OR WAIT null SECS
Todd Hobbs, MD, breaks down research presented at ADA 2020.
Todd Hobbs, MD
Patients with type 2 diabetes who took once-weekly insulin icodec achieve similar blood sugar control and a similar safety profile compared to those with the condition who took once-daily insulin glargine U100.
The results of the study were presented as part of the American Diabetes Association’s (ADA’s) 80th Virtual Scientific Sessions.
A team of investigators enrolled 247 insulin-naïve adults with type 2 diabetes in the 26-week, randomized, double-blind, double-dummy, treat-to-target phase 2 clinical trial. The patients’ diabetes was inadequately controlled with metformin with or without DPP-4i.
The primary measure demonstrated the change from baseline to week 26 in blood sugar control was similar in those who received once-weekly insulin icodec compared to once-daily insulin glargine U100 (-1.33 vs -1.15 percentage points; P=.08). Additional endpoints were change in fasting plasma glucose from baseline to week 26 and the change from baseline to week 26 of the nine-point self-monitoring of blood glucose profile.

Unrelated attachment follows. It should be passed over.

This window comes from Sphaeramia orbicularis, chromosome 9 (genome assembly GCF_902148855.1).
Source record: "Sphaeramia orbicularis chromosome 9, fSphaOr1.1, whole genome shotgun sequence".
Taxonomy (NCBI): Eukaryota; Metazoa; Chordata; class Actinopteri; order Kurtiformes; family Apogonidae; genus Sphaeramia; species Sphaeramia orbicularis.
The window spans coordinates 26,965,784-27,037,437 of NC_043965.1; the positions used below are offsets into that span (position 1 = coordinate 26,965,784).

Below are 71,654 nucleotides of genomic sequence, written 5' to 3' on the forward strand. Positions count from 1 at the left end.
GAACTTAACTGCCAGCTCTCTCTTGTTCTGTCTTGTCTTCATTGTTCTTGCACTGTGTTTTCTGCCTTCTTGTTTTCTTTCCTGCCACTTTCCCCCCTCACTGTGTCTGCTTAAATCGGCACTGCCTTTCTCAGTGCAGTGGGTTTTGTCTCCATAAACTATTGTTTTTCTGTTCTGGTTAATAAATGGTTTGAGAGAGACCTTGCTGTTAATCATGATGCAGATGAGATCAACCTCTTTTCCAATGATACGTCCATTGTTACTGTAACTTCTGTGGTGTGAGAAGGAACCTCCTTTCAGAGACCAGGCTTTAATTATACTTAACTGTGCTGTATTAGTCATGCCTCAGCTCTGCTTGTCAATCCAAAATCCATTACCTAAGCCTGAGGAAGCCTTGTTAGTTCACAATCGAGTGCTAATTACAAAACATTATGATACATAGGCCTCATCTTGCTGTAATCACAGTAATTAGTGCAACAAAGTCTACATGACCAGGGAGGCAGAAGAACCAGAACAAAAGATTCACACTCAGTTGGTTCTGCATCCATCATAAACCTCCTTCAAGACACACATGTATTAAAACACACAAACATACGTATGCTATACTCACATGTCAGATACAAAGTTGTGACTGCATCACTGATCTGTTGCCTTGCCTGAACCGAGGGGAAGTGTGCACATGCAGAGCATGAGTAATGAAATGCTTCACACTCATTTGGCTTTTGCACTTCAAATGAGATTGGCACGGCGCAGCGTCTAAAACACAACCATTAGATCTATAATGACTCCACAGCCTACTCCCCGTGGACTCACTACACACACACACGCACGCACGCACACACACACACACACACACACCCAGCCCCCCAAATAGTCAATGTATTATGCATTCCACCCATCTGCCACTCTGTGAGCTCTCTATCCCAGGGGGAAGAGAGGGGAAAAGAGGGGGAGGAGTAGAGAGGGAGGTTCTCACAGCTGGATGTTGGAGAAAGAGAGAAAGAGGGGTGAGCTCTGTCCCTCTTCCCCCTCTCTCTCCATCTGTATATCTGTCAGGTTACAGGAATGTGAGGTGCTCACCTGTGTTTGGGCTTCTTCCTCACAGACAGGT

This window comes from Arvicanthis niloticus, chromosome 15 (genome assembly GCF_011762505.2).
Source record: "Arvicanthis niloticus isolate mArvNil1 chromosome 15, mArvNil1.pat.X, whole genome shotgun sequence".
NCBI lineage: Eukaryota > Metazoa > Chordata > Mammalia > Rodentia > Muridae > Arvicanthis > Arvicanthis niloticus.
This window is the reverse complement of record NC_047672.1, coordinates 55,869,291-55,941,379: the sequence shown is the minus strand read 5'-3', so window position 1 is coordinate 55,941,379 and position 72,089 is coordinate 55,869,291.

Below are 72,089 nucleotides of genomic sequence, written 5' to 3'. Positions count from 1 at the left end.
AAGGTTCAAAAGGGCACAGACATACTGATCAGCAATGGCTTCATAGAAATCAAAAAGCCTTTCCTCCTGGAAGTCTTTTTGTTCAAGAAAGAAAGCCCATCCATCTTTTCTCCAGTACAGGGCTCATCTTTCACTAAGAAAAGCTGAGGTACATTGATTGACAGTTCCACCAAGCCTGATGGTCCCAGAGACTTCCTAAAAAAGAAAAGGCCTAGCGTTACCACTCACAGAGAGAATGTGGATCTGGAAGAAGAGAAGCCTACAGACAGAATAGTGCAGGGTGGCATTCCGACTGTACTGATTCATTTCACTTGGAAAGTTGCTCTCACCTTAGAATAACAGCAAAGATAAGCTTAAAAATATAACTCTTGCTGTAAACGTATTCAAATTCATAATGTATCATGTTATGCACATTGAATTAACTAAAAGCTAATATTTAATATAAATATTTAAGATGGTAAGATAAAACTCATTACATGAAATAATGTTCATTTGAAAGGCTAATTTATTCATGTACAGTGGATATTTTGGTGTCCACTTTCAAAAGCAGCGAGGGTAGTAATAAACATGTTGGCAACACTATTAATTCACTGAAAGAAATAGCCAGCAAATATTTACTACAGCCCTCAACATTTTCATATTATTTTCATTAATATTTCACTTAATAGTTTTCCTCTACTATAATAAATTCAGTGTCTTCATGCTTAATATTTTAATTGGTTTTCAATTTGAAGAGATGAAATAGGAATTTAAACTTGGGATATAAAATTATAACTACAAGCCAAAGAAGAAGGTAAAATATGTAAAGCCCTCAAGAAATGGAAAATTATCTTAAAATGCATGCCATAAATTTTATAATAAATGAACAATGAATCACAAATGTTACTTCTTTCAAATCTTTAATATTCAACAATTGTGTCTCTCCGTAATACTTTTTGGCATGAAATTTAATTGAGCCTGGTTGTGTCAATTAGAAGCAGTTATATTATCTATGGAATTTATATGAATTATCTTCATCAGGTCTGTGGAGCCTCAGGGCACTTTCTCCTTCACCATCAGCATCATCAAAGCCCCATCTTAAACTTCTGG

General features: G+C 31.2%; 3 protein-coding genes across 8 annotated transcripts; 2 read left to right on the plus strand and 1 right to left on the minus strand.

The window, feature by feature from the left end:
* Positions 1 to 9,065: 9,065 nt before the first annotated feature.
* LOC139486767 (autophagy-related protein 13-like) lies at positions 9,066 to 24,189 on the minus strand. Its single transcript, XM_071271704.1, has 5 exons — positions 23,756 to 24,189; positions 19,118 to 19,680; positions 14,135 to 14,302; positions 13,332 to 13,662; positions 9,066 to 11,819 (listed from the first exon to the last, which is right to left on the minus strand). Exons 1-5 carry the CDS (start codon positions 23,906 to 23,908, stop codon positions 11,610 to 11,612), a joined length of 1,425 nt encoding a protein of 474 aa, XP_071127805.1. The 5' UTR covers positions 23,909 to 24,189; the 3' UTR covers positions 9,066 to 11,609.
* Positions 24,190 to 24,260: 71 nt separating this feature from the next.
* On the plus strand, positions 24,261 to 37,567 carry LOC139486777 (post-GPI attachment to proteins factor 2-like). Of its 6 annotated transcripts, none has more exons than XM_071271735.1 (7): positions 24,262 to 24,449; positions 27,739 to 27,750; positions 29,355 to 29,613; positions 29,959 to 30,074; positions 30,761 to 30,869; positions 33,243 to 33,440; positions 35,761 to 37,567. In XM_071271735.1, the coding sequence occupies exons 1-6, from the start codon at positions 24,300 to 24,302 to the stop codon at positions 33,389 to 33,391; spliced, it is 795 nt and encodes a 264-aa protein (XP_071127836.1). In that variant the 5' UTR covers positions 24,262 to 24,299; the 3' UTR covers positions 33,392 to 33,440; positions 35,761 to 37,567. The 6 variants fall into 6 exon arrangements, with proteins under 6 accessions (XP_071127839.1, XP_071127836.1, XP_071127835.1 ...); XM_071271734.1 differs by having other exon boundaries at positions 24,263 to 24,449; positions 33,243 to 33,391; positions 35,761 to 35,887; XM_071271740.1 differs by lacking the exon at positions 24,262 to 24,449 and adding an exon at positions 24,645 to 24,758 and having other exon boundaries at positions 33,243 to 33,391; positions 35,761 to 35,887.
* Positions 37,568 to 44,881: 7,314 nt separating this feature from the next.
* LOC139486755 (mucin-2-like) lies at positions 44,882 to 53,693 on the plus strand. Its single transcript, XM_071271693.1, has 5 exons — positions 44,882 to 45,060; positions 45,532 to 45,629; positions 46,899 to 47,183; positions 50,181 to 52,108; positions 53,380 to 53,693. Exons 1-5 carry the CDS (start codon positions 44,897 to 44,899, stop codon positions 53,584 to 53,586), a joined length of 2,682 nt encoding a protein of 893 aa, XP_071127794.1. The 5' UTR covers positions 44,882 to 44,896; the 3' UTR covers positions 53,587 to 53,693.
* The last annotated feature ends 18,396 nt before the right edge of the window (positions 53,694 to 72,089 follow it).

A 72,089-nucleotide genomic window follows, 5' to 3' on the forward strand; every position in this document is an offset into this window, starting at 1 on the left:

The change in fasting plasma glucose was similar from baseline to week 26 for insulin icodec and insulin glargine U100 (-58mg/dL and -54mg/dL). The change of the mean of the nine-point self-monitoring of blood glucose profile was greater for icodec (-7.9 mg/dL; P=.01).
Hyperglycemia was similar for both groups (observed rates of level 2 [<54 mg/dL] and 3 [severe] hypoglycemia were 52.5 and 45.6 events per 100 patient-years of exposure for insulin icodec and insulin glargine U100). There was a similar proportion of patients who had an adverse event among both groups.
Glargine was chosen because it’s the most used branded basal insulin in the world and particularly in the US.
The efficacy and safety were very encouraging, Todd Hobbs, MD, chief medical officer of Novo Nordisk, said in an interview with HCPLive®.
“We were very encouraged that the overnight glucose was very stable and that we didn’t see any change or increases in hypoglycemia versus glargine, so very encouraging results,” Hobbs said.
To learn more about the study and the key findings, check out part of the interview with Hobbs below.